Do you call it training or drill? Do you do it once a week, once a month, once a shift? Is there any difference? Does it really matter? In this short article, I will explain that there actually is a difference.
First, let’s tackle the training versus drilling thing. Seriously, does your organization call it training, drill, or do you use both terms? Where I come from, we have historically called it a drill; while I know of other local departments that call it training. There is a difference in these two words, however. And in order to run a well-rounded training program, you need to understand how and when to apply both.
Why is it important? They are only words, you might ask. In common conversation, the two words can be intermixed without the thought of any confusion. However, try to drill a firefighter before they are properly trained and you not only create confusion, you could drastically delay skill development.
“The education or instruction of a person via an act, process, or method.”
The key word here in this definition is education. Training is and must be a direct form of education. It is during the training process that we teach the skill or knowledge that is to be mastered. Training is the critical fundamental step to a firefighter learning the new skill. For the firefighter to master any skill, they must first have a clear understanding of both what the skill is and how to perform it properly, safely and efficiently. Without this fundamental knowledge of what correct is, the skill can never be performed properly.
“Any strict, methodical, repetitive, instruction or exercise.”
The key here is repetitive exercise. Think of drill as practice. Drilling is the portion of the education process where the firefighter goes hands-on with a skill they just learned in training. This is where they work on perfecting the craft through repetitive exercise under the supervision of competent coaching. This repetitive practice (reps) creates what we call muscle memory. Through hundreds, sometimes even thousands of reps, our body becomes so accustomed to the practiced skill that we can perform it without thinking about it. This is our goal as fire instructors; create in our firefighters the proper performance that is so ingrained that it seems natural. This level of performance can only be achieved via proper training and adequate drilling.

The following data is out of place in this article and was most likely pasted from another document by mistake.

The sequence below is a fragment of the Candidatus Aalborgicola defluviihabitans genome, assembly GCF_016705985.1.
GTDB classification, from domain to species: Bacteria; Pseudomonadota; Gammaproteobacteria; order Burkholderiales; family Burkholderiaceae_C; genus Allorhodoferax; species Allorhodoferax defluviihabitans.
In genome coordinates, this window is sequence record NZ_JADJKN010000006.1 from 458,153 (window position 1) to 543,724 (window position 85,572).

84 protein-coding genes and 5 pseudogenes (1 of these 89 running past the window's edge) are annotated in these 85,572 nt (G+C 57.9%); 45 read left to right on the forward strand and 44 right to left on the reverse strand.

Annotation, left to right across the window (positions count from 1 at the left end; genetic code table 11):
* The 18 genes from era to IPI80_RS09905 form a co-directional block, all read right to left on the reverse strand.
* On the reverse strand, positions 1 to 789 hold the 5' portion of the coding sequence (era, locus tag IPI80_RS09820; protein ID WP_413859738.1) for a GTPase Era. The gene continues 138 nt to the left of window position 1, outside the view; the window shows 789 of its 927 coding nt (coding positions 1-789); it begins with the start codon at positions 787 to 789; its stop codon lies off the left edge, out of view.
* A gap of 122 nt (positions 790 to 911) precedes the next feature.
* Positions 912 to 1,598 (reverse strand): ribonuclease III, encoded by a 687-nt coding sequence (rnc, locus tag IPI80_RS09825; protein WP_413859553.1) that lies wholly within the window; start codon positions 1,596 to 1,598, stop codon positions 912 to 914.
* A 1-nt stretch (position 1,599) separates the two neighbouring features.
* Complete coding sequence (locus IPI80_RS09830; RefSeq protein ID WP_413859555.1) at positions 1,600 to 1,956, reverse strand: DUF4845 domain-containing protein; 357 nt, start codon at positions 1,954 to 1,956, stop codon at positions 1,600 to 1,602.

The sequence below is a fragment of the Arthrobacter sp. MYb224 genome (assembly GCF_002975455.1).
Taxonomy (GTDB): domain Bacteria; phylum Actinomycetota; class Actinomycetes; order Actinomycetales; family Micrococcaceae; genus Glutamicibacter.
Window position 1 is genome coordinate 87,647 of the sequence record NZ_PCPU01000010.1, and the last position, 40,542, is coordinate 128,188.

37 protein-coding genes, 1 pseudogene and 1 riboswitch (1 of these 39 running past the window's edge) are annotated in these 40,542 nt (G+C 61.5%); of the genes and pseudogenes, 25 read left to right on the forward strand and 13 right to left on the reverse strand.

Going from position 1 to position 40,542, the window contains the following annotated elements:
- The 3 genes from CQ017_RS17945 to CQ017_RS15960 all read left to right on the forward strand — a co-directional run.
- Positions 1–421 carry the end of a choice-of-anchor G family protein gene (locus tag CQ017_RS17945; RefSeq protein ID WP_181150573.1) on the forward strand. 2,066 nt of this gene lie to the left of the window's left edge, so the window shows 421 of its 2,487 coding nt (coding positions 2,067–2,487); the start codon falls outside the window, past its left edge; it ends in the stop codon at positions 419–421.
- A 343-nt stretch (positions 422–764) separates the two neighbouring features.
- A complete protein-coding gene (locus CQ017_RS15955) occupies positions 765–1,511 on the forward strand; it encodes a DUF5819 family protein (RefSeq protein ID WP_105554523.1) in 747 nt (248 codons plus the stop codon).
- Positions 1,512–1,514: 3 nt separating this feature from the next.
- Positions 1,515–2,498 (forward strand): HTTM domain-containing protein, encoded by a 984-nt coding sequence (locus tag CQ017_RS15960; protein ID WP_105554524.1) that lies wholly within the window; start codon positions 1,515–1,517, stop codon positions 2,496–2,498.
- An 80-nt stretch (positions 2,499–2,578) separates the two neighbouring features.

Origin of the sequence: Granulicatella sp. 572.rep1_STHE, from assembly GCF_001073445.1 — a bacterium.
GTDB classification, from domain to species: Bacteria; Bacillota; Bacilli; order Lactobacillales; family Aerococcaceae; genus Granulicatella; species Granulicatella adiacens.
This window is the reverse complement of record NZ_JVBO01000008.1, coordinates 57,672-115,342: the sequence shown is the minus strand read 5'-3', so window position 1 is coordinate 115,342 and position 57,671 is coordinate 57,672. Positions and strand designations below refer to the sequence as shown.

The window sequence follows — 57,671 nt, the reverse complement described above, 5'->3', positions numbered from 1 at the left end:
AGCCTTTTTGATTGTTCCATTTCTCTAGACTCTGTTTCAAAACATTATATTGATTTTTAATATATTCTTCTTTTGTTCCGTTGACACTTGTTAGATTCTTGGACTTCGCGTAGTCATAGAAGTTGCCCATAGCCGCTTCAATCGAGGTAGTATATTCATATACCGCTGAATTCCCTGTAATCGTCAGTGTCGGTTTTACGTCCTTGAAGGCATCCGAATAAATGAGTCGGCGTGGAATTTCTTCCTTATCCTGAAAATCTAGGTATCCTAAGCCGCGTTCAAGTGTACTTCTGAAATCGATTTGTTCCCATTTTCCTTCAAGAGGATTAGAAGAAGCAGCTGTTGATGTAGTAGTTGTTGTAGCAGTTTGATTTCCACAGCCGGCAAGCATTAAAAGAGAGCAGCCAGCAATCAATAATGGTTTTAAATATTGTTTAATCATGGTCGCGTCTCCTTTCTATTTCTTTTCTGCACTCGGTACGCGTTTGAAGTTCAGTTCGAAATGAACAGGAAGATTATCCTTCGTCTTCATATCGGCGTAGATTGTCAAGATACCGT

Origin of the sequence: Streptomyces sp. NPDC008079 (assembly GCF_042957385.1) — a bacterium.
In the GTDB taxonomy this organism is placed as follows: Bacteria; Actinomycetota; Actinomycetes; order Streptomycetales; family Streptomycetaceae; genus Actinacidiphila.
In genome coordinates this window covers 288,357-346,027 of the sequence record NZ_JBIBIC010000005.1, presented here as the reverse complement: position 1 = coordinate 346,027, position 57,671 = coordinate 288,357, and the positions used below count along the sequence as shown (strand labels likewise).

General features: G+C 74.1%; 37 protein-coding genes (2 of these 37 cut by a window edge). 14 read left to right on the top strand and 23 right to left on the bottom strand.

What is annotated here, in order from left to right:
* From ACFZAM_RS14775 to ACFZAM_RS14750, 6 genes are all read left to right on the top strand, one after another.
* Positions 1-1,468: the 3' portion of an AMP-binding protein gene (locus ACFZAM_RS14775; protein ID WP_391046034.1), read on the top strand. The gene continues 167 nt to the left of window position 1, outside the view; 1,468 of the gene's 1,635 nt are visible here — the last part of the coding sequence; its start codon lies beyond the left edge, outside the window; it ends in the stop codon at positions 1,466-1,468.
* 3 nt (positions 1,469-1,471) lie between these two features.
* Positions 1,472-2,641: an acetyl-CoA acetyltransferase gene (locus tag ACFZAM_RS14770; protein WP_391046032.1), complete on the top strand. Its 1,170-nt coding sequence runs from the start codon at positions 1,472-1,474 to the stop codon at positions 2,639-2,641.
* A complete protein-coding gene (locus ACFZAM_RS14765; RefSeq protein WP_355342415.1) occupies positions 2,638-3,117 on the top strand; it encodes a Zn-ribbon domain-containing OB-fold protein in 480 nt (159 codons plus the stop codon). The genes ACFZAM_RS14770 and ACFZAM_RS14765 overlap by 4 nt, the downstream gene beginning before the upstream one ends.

So, as you can see from a fire instructor’s perspective, these two words are very different, and they both have extreme importance in creating skilled firefighters. More than likely, this is something you have probably never given much thought, however, one of the most common training program mistakes is the failure to drill properly. Most departments are good at training, but with an ever-increasing list of topics to train on, the dedicated time to practice diminishes. Be honest with yourself and ask, are you devoting enough time to drill on learned skills before training on new ones? Leave a comment and let us know how it works in your department.
In our next article, we will discuss methods of putting this information together in a process that both delivers skill training and enforces proper technique through coached drilling. Until then, keep training!
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